As part of its Asthma Friendly Schools Initiative (AFSI) the American Lung Association launched the Asthma-Friendly Schools Champions Awards earlier this year with support from the Environmental Protection Agency and Genentech Pharmaceuticals. The AFSI Champion Awards recognize schools that have taken positive strides to create a healthier learning environment using the strategies outlined in the Asthma-Friendly Schools Initiative.

In preparation for the school year ahead, the American Lung Association urges parents who have children with asthma to complete the following checklist:

  • Step 1 – Learn about asthma

The American Lung Association has many free resources to help you and your child learn how to keep asthma in control.

  • Visit www.lung.org/asthma to learn about asthma and asthma management. Be sure to watch the short animation What is Asthma? to learn what happens in the airways during an asthma episode.
  • Asthma Basics is a 50-minute online educational tool for people with asthma or anyone who provides care for someone living with asthma. It teaches how to recognize and manage asthma symptoms, how to identify and reduce triggers, how to create an asthma management plan and how to respond to a breathing emergency.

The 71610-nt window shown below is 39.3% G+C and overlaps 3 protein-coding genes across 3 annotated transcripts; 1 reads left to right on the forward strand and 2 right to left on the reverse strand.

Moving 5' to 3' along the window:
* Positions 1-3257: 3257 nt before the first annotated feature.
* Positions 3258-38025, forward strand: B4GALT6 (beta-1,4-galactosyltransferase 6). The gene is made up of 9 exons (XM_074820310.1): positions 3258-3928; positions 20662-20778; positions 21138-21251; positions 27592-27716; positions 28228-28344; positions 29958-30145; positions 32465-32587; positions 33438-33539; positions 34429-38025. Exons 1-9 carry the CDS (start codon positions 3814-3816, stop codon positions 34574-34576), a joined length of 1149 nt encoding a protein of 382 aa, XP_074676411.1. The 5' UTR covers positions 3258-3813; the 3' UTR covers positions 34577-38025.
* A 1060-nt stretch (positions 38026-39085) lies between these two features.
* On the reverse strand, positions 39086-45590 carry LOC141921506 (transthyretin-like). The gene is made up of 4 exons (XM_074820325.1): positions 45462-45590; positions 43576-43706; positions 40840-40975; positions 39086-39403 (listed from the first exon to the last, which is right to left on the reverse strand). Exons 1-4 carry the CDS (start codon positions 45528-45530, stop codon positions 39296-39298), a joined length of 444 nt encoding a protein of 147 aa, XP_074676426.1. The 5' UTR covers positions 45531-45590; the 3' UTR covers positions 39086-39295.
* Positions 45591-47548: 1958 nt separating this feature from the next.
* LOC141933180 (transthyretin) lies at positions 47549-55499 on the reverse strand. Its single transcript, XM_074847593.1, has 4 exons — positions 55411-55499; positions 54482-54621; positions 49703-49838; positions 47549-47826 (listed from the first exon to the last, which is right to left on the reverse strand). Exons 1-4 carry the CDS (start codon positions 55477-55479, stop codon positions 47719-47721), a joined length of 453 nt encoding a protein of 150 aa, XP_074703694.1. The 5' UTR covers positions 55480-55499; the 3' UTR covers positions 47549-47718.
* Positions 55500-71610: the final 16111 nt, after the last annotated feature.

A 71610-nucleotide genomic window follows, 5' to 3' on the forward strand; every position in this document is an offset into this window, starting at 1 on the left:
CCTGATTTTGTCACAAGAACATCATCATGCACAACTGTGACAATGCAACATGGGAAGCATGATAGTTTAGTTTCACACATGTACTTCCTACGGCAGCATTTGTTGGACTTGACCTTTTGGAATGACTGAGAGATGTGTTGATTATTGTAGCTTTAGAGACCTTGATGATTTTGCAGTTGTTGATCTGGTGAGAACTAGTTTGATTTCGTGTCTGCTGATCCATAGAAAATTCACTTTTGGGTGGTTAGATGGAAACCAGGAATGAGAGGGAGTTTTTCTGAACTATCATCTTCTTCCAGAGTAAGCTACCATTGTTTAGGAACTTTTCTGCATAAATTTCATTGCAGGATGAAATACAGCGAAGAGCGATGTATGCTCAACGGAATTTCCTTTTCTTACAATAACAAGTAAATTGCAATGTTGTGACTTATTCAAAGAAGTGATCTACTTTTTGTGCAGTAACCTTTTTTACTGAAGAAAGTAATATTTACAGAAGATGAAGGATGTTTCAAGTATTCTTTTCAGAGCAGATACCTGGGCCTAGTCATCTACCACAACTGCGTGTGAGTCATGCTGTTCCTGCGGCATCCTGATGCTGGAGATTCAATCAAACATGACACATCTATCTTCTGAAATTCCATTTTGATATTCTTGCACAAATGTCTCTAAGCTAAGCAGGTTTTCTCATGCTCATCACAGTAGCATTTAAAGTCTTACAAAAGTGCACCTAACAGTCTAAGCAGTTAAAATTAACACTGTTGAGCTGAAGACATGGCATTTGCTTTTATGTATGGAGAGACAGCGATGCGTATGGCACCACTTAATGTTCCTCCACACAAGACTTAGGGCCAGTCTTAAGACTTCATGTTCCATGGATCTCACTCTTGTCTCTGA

• Visit Lungtropolis along with your 5-10 year old child. You’ll find action-packed games designed to help kids control their asthma—plus advice for parents.
  • Step 2 – Talk to the school nurse

Together, you and the school nurse, along with your child’s healthcare provider, can work to reduce asthma triggers and manage symptoms while in school.

  • Ask the school nurse to explain and provide all of the required forms you and your child’s healthcare provider need to sign and complete, including an asthma action plan.
  • All 50 states and the District of Columbia allow children to self-carry and use their asthma inhalers while at school. Each law is different; visit www.breatheatschool.org and click on your state to learn more.
  • Discuss your child’s asthma triggers and steps to reduce them in the classroom.
  • Ask about the school’s asthma emergency plan, and if coaches, teachers and staff are trained in how to recognize asthma symptoms and respond to a breathing emergency.
  • Step 3 – Schedule an asthma check-up